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Detroit — Gov. Rick Snyder said it’s no secret Michigan has come a long way in the last eight years, with rising income and declining unemployment.

“When need to change the narrative. Yes, we’re back. We need to talk about where we are going in the future,” Snyder said on Tuesday during the Detroit Regional Chamber’s “State of the State, Now and in the Future.”

According to the U.S. Census, Michigan has seen its median household income rise from $49,992 in 2010 to $52,492 in 2016. The state’s unemployment rate went from 13.7 percent in January 2010 to 4.6 percent in November, according to U.S. Bureau of Labor Statistics.

In the last year of his last term as Michigan governor, Snyder said the focus on moving Michigan ahead should be in five areas: economic growth, talent, infrastructure, fiscal responsibility and civility.

It should also include a regional transit system, Snyder said. Regional transit has been a vexing issue for the governor in Metro Detroit where county leaders are divided on the issue.

“This is one the worst areas in the nation for transit. People need access to employment or training facilities. We need a regional transit authority going,” Snyder said during a panel discussion.

“There has been an issue of divisiveness on this. The sooner, the better to get something on the ballot. ... Don’t aim for perfect. Get something going, get something done and come after it again.”

Snyder said he hopes to see something on the ballot this fall.

“Figure out what solution can advance the cause,” he said.

Wayne County Executive Warren Evans earlier this month launched a massive, retooled 20-year regional transit proposal that needs voters to approve a $5.4 billion tax later this year.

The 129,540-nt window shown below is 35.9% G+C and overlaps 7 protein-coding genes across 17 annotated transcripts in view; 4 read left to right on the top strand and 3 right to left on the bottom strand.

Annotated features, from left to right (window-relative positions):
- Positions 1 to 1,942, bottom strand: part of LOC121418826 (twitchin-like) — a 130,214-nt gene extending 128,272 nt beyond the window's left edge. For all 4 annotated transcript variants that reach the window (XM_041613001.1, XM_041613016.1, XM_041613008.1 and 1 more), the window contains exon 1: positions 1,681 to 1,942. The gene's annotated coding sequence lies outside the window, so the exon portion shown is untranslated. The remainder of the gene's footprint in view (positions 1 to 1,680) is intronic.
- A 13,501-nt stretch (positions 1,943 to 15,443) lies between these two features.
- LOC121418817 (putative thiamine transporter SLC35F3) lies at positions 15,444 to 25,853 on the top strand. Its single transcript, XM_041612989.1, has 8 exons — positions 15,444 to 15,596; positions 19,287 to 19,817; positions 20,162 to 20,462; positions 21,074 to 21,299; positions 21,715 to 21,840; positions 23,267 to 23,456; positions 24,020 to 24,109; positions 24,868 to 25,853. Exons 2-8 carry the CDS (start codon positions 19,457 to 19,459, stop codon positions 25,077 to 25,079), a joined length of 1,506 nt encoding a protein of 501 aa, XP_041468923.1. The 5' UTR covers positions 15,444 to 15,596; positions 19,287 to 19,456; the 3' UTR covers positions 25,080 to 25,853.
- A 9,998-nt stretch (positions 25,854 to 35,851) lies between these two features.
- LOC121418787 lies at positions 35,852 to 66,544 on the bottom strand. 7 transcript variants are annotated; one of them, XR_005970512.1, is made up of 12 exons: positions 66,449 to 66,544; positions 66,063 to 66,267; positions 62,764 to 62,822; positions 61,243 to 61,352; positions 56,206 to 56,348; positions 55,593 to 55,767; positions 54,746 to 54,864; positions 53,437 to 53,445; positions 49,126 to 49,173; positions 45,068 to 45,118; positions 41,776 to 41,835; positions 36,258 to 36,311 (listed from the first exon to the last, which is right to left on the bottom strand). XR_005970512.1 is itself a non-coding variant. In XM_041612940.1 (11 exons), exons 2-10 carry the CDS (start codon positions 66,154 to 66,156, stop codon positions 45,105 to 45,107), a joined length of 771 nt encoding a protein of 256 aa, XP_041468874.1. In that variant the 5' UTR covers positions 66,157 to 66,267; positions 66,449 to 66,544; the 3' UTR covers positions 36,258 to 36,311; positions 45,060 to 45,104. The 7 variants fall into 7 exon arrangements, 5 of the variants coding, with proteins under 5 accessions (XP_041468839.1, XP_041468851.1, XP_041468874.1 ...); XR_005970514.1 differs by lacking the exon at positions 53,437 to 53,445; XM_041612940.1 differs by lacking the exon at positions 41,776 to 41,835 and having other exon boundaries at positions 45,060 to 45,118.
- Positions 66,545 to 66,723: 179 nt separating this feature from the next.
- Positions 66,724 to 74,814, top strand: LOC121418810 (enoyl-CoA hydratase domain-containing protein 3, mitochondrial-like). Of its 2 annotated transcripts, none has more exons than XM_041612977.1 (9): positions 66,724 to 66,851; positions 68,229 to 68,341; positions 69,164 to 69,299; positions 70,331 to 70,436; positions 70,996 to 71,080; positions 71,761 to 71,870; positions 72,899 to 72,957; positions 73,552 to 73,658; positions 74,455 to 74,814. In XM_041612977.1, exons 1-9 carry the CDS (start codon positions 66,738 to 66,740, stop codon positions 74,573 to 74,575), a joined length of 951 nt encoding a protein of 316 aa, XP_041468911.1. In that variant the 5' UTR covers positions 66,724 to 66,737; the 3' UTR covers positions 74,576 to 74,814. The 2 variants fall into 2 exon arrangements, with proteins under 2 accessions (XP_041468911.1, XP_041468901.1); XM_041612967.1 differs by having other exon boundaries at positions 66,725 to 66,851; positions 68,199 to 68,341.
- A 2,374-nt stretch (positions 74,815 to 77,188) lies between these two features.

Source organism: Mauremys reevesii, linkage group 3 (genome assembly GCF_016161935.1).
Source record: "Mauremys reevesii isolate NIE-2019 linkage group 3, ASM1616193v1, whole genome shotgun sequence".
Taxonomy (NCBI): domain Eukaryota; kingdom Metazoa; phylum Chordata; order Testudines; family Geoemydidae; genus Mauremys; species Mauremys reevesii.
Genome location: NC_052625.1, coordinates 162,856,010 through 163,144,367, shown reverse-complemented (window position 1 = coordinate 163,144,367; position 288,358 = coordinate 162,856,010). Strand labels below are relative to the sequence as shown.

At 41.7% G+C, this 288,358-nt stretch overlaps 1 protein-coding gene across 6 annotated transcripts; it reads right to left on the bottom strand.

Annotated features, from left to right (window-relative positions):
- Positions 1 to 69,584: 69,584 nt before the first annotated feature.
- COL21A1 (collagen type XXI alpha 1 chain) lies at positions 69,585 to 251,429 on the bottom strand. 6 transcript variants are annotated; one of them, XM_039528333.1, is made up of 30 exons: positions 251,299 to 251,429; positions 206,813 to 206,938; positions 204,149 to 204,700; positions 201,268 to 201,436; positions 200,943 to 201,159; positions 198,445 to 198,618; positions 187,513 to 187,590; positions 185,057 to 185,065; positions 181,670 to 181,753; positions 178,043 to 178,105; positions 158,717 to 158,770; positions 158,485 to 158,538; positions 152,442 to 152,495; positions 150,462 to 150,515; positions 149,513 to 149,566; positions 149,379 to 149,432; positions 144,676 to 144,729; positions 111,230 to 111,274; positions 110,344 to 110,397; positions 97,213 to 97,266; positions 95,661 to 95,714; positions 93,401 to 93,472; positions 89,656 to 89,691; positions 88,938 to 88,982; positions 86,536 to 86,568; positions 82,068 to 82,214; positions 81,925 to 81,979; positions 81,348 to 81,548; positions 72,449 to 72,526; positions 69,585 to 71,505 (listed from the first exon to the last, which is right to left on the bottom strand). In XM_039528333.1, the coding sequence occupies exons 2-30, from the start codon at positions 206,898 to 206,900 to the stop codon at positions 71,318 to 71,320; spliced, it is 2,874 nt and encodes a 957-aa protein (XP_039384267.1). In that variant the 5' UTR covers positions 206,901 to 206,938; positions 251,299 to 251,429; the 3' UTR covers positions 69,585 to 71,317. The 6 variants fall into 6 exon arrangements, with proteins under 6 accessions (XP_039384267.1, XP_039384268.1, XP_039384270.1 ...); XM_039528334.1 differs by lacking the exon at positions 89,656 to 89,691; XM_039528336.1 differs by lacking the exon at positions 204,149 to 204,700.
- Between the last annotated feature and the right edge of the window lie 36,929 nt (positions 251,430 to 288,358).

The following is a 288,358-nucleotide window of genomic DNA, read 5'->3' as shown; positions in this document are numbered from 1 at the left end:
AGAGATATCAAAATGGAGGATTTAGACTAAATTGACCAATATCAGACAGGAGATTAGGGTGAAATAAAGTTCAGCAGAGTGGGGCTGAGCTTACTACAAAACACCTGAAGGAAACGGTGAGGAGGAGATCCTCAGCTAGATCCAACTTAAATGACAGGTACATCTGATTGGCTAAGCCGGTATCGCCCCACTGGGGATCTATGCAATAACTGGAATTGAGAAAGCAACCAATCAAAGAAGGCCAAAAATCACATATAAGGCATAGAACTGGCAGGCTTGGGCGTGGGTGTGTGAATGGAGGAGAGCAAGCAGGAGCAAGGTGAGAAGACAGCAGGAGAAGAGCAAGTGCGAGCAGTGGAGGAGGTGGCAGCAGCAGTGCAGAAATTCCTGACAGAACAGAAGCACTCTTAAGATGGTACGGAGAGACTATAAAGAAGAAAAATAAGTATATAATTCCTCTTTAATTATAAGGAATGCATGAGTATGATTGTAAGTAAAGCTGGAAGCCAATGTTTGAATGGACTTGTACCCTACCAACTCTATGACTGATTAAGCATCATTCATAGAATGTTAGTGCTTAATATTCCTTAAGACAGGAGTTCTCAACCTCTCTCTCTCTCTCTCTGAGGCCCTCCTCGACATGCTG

It calls for a 1.5-mill tax to provide $170 million a year in operational funding while investing $696 million to support infrastructure. The tax would cost owners of the average house worth $157,504 in the region $118 a year.

But Evans and Detroit Mayor Mike Duggan appear to be the only regional leaders behind any expanded regional mass transit plan. Oakland County Executive L. Brooks Patterson and Macomb County Executive Mark Hackel have made it clear they will not support a plan similar to what has been proposed in the past.

Snyder said Tuesday at the event that tipping and user fees on water and sewer service should be part of Michigan’s future.

“I view the environmental infrastructure as important to all of this,” he said.

Snyder touted his Marshall Plan for Talent and said Michigan needs to stop working in silos in education and development a system for education that runs from prenatal through life-long learner.

Snyder said the greatest threat to the county is its own people when it comes to civility.

“We need relentless positive action for eight years,” he said.

Dan Loepp, president and CEO of Blue Cross Blue Shield of Michigan, was part of a panel discussion with Snyder at the event.

Loepp said civility is an enormous umbrella over all of the issues facing Michigan and its future.

“If you aren’t screaming, you can get things done. We have to keep our economy rolling,” Loepp said.

One member of the audience asked Snyder to tout the success of Michigan including the work done in Flint over the lead water crisis.

Snyder said hard work has been done in the city but there’s a need for more.

“I’m doing a lot of marketing of Michigan around the world,” he said. “Every person needs to be that Michigan ambassador. We don’t tend to be the best at blowing our own horn. ...We need to be louder and prouder of what we have accomplished.”

JChambers@detroitnews.com

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